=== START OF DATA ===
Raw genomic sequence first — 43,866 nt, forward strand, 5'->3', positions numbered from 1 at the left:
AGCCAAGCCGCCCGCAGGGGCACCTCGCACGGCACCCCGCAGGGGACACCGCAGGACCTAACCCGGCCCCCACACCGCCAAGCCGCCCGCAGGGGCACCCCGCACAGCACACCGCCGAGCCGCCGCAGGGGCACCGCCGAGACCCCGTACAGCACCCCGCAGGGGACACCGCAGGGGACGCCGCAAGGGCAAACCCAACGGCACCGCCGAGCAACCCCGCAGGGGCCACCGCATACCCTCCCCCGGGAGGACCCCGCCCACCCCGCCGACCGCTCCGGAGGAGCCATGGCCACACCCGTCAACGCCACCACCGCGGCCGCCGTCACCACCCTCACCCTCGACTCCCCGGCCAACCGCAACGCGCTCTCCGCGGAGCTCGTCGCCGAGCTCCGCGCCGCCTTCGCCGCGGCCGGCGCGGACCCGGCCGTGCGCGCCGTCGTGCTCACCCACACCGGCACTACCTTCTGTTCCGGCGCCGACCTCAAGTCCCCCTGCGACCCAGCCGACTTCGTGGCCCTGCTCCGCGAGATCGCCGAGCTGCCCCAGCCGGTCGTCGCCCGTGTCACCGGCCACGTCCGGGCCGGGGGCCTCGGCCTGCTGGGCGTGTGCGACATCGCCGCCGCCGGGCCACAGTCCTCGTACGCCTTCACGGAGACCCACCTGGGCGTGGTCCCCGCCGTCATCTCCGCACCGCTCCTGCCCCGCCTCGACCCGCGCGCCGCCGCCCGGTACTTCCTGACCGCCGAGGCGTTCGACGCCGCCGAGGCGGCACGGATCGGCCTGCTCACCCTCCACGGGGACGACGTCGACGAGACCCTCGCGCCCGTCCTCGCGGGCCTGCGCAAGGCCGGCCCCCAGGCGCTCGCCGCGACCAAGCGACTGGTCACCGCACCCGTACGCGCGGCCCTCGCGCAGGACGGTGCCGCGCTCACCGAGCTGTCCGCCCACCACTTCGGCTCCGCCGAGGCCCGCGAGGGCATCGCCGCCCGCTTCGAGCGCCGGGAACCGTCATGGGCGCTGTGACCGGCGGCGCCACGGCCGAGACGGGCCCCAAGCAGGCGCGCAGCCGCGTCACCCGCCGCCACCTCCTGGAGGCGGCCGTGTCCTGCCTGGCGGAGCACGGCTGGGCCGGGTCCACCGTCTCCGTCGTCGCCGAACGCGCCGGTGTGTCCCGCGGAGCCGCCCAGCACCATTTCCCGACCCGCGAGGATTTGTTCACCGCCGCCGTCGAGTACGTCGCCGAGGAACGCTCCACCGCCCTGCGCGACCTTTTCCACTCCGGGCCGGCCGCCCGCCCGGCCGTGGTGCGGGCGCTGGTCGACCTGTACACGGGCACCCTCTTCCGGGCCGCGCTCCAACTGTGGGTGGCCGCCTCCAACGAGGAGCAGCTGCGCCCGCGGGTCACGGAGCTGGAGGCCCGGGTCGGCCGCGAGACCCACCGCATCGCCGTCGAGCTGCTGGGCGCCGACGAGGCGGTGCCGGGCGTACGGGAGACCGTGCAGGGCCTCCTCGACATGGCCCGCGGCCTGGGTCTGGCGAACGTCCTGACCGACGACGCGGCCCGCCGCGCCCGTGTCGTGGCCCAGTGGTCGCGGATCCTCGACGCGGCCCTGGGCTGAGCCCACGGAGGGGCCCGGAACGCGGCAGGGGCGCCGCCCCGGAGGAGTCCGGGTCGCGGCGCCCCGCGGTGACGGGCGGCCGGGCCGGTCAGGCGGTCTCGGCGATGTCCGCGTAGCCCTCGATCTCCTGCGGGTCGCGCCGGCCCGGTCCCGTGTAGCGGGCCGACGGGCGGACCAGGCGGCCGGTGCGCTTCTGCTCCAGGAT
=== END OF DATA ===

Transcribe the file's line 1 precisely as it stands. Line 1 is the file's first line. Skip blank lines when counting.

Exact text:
Raw genomic sequence first — 43,866 nt, forward strand, 5'->3', positions numbered from 1 at the left: